The TV ratings giant said today that it will boost the sample size in 15 of its Local People Meter markets, including LA and NYC. Nielsen said its goal is to “increase the stability of the ratings and add utility for customers by improving representation for hard-to-reach demographics.” Starting this year, the company will increase its LA and NYC sample by 300 homes and by 200 in Dallas, Washington, D.C., Houston, Miami and Denver. Next year, it will expand sampling by 200 homes each in Charlotte, St. Louis, Chicago, Philadelphia, San Francisco, Boston, Atlanta, and Phoenix — an increase of 30% for those markets. Nielsen also will expand the sample by 200 homes in each of its 31 set meter markets during the next two years, which will increase the sample size in those areas by nearly 50%. “Nielsen is committed to continuous improvement of quality local television measurement now and into the future,” said Matt O’Grady, EVP and Managing Director Local Media. “With this supplemental expansion, our local media clients will see increased stability through expanded metered samples and electronic measurement to diary markets that never had metered samples.”
The Nielsen study released today provides statistical evidence that there is a link between Twitter chat and a rise in TV ratings for some shows. The Twitter Causation Study analyzed minute-to-minute trends in Nielsen’s Live TV Ratings and Tweets for 221 broadcast primetime program episodes using Nielsen’s SocialGuide. The findings showed that Live TV ratings had a statistically significant impact in related Tweets among 48 percent of the episodes sampled, and that the volume of Tweets caused statistically significant changes in Live TV Ratings among 29 percent of the episodes. “Using time series analysis, we saw a statistically significant causal influence indicating that a spike in TV ratings can increase the volume of Tweets, and, conversely, a spike in Tweets can increase tune-in,” Paul Donato, Chief Research Officer, Nielsen, said in a statement. “This rigorous, research-based approach provides our clients and the media industry as a whole with a better understanding of the interplay between Twitter and broadcast TV viewing.”
The ratings company made this eagerly awaited announcement as ad executives converge on New York for Advertising Week, a dizzying collection of meetings and seminars for the industry. Nielsen’s new service is sure to create some buzz. Many TV programmers have been reluctant to put their shows online because they couldn’t demonstrate to advertisers how many people were viewing on mobile devices including tablets and smartphones. The ratings company says it now can offer that information through its new Nielsen Cross-Platform Campaign Ratings, available beginning today. Tests from March through August — with companies including ESPN, Facebook, GroupM, Hulu and Unilever – showed that Nielsen could offer “comparable metrics across TV and digital, measuring unique audience on each, along with overlapping audience and total combined unique audience,” the company says. Nielsen figures that more than half of Americans watch video online. In a separate report out today, Pew Research Center’s Project for Excellence in Journalism says that 12% of tablet owners watch videos daily, and 38% watch at least once a week.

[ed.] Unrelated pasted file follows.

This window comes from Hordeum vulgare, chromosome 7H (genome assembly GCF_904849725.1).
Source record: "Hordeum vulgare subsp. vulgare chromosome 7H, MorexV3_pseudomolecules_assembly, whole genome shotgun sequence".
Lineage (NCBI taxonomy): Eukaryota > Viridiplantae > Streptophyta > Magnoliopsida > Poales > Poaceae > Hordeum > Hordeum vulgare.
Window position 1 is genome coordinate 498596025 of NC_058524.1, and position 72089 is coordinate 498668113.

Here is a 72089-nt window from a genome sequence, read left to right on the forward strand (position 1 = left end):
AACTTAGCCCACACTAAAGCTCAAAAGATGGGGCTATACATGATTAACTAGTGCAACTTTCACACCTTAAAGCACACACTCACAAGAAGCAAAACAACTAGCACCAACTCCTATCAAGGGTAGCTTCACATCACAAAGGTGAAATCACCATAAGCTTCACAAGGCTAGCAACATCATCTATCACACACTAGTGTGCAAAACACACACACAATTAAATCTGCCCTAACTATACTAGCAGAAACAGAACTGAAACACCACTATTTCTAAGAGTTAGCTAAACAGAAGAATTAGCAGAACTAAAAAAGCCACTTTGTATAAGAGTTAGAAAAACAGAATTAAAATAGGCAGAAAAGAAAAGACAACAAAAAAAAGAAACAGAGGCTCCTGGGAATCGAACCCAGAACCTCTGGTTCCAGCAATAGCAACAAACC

Looks like that “inexplicable drop” in Nickelodeon ratings from September that Viacom CEO Philippe Dauman noted in a November 10 conference call with analysts still bedevils the children’s network. Its full-day total audience was down 16.7% in the week of November 20. That gave Disney Channel its first victory over Nickelodeon since August 2007, when Disney introduced High School Musical 2. Nick’s audience of kids 11 and under was off 11% in September vs the same month last year, -17% in October, and -19% for the first three weeks of November. The reports worried Miller Tabak analyst David Joyce enough for him to downgrade Viacom to “neutral” from “buy.” He notes that “advertisers are going to want to pay for the lower Nielsen ratings, which could be resulting in make-goods … that could pressure ad revenue” in the current quarter.
It’s curious, though: When Dauman spoke to analysts early this month, he made it sound like the trouble at Nick was history: He called it “a short-term phenomenon,” adding that “I always believe in looking forward, so we’ll go through that blip, it’s not material to overall company and we will move on.” He also put the blame on Nielsen’s measurements — not Nick’s programming — noting that “independent set-top box data … shows meaningfully different viewership trends.”
Arthur C. Nielsen Jr, whose family name became synonymous with the television ratings system, died on Monday in the Chicago suburb where he’d lived most of his life. He succumbed to Parkinson’s disease. He was 92. Nielsen went to work for the company his father founded in 1923 and transformed it into an international leader in market research. He became president of the A.C. Nielsen Company in 1957 and its chairman in 1975. He presided over the company’s growth from a modest operation, generating less than $4 million a year in revenue, to one with revenue of more than $680 million that expanded into New Media. The New York Times has a detailed obit.
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